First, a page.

As temperatures drop in the fall, some insects become less active, which is a relief. However, those same cooler temps make cluster flies come out in full force.
Slightly larger than the common house fly, cluster flies are dull-gray in color with black markings. They also have golden-yellow hairs on the thorax and they make their debut in autumn. In search of sunny sides of homes to escape the cold, the over-wintering pests crawl out of wall voids and attics to enjoy the warmth, clustering in large numbers on the sunny exterior of buildings, as well as at windows within the home. Note that these flies give off an odor that some describe as smelling like buckwheat honey.
Cluster flies may be a nuisance, but they won’t reproduce within your structure and do not carry any diseases. In fact, the only damage you’ll likely see are small dark-colored spots of excrement on windows and walls. (Gross.)
Many flies, like cluster flies, love the sunlight and warmth, which is often why they buzz against windows. So always make sure your open windows have screens to keep flies from entering. Likewise, don’t leave doors without screens open for long periods of time. Here’s more on how to get rid of flies, in general.
While you’ll find that cluster flies are slow enough to capture and swat, you might be hoping to avoid them altogether. Your best bet is to do a little investigation. Where are they coming from? If they’re on the exterior of your home, you can use exterior insecticides consisting of a synthetic pyrethroid or a neonicotinoid, which you’ll want to hire a licensed pest control professional to apply. It’s important to note, however, that because the application is occurring in a sunny area, which breaks down the insecticide, the effectiveness may decrease after a week.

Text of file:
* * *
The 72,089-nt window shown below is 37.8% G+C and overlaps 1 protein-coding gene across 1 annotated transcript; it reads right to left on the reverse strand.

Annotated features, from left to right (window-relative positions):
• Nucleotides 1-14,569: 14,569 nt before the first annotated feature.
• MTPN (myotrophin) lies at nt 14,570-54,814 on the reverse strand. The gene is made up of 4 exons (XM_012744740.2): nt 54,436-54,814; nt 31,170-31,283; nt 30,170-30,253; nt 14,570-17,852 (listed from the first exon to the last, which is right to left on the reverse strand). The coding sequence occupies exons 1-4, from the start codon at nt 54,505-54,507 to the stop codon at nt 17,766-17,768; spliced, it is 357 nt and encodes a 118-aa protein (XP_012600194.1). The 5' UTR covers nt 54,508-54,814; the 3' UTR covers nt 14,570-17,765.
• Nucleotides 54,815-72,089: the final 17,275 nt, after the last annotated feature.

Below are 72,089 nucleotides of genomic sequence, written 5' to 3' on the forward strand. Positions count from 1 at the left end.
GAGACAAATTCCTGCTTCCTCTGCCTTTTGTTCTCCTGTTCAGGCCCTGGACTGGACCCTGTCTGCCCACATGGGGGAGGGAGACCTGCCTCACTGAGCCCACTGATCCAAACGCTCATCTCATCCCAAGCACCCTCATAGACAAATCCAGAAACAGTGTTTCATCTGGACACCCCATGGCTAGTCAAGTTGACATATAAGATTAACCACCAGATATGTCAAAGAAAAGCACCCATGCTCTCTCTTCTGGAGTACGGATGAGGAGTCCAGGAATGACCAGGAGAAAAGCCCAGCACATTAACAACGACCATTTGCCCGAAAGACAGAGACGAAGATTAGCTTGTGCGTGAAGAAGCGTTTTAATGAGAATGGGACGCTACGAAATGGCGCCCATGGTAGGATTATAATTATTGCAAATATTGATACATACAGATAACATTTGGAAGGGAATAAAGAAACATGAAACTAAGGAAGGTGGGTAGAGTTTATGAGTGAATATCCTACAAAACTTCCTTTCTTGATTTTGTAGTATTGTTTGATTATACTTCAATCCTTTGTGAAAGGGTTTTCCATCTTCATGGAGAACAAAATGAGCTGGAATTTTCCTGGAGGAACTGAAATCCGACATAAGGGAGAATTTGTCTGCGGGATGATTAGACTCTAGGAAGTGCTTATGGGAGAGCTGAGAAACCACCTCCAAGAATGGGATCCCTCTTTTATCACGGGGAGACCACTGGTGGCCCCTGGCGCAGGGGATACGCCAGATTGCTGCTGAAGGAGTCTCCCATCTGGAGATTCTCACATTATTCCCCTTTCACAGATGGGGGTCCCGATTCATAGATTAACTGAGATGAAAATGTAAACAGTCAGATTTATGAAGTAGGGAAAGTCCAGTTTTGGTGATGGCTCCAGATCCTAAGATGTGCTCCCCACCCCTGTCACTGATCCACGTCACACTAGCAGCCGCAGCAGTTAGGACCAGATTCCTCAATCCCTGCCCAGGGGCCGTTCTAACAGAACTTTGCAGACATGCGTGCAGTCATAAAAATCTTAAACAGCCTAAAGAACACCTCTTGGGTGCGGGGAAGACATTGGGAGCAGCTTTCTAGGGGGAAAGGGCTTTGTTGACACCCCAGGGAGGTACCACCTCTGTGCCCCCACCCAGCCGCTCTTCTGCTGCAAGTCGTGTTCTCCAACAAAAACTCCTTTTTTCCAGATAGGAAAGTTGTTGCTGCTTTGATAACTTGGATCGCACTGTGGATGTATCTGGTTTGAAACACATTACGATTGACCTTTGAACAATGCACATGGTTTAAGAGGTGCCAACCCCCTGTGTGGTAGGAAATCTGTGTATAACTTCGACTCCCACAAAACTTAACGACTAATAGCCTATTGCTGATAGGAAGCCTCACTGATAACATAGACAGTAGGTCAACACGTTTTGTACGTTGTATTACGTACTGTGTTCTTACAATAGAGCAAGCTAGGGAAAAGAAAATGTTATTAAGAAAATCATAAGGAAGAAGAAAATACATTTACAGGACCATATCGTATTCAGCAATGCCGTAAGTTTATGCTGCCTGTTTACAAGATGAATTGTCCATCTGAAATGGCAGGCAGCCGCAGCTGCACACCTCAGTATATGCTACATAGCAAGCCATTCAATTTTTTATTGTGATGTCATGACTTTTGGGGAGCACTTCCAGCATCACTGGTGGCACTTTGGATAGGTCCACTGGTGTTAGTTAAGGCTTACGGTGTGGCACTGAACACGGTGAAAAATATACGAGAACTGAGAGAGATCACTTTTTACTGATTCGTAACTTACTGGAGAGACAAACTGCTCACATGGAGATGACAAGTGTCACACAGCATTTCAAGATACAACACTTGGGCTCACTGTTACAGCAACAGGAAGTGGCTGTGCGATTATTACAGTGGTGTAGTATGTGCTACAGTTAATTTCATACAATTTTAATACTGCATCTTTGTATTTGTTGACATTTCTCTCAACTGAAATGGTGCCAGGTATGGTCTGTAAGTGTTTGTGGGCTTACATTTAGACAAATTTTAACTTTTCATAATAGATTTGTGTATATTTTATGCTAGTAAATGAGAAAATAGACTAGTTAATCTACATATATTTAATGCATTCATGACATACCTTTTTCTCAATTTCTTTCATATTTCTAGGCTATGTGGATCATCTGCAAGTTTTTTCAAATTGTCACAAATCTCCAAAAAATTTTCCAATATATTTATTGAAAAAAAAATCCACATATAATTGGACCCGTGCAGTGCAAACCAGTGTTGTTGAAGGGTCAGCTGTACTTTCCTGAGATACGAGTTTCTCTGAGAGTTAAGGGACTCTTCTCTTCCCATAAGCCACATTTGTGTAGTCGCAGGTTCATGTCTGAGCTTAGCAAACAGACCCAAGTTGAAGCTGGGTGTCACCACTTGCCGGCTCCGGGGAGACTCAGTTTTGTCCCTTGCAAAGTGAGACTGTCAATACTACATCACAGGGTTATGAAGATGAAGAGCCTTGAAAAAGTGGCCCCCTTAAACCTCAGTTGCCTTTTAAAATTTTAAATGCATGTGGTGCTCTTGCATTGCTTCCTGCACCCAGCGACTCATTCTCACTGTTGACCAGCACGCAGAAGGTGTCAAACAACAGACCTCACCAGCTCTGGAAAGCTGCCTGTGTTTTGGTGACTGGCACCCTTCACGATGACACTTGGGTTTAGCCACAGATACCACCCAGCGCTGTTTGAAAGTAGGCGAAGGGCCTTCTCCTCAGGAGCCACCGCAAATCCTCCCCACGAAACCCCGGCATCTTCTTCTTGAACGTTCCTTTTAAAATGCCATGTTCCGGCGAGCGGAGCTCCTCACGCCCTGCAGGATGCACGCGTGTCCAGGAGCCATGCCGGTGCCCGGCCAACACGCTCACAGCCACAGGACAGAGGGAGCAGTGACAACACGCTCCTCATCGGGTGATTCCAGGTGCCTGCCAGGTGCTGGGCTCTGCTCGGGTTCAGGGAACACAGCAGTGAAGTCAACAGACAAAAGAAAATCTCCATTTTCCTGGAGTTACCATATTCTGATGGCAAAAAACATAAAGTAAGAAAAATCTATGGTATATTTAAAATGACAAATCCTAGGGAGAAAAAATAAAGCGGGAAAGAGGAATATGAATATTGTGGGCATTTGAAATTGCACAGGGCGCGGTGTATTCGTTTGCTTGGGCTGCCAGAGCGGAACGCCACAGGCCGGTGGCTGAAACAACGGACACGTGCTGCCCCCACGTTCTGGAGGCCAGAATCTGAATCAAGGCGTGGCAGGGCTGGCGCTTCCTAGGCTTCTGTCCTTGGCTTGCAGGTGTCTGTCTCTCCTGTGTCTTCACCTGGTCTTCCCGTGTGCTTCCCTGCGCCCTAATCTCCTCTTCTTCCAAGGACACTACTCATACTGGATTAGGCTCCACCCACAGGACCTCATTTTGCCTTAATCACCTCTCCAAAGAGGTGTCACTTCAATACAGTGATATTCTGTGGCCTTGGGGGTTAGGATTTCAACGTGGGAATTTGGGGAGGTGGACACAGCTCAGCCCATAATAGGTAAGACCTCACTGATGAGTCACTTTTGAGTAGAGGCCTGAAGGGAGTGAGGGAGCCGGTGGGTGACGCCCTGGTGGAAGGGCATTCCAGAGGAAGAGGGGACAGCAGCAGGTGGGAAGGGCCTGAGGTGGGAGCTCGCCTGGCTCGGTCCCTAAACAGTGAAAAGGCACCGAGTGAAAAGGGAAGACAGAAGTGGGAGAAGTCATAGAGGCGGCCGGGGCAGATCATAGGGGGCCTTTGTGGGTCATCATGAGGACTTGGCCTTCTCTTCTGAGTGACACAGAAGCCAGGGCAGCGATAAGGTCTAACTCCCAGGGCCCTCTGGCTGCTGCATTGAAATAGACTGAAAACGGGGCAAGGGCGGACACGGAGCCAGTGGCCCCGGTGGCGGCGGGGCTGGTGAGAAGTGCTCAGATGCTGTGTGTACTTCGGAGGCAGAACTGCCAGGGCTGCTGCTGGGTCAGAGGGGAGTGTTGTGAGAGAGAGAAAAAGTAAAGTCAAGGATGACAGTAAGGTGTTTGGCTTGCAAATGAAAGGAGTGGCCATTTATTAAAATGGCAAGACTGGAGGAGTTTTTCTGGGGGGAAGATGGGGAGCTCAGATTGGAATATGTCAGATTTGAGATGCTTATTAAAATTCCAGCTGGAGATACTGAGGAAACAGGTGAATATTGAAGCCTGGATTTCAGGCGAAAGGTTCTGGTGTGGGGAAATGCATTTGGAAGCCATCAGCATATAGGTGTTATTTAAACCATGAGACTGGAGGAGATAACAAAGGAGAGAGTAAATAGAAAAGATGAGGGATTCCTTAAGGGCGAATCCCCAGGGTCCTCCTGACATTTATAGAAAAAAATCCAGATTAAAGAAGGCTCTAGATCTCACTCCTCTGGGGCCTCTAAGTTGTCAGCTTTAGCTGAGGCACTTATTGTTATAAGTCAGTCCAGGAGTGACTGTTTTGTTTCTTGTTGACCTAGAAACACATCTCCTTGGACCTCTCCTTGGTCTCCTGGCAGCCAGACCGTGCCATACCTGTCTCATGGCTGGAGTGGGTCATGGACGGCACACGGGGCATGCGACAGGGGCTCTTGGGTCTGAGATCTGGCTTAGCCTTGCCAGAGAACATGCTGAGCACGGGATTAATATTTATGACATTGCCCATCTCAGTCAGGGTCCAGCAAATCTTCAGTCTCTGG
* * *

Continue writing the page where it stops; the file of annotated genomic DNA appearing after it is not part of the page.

Are the flies in your home? Locate the openings and seal those cracks! They’ll likely be behind baseboards, around windows and nearby door trim. You can also use a hand vacuum to get rid of them.
Other options include hanging sticky fly strips or using a glass jar with sweetened water inside and a perforated lid to trap them. Just be sure you make the holes large enough for the flies to enter and change out the water every day. Keeping food covered is also important. Cluster flies especially love decomposing food and sweets! A pyrethrum spray like can help, as well. Spray it lightly, as needed, for kill.
To prepare for the next season, you can spray areas where you suspect these pesky flies will cluster. In early summer, be sure all your suspect cracks are sealed up. You can also apply a residual pyrethroid-based insecticide such as or on the exterior of the building in late August or early September, right before adult cluster flies show up.
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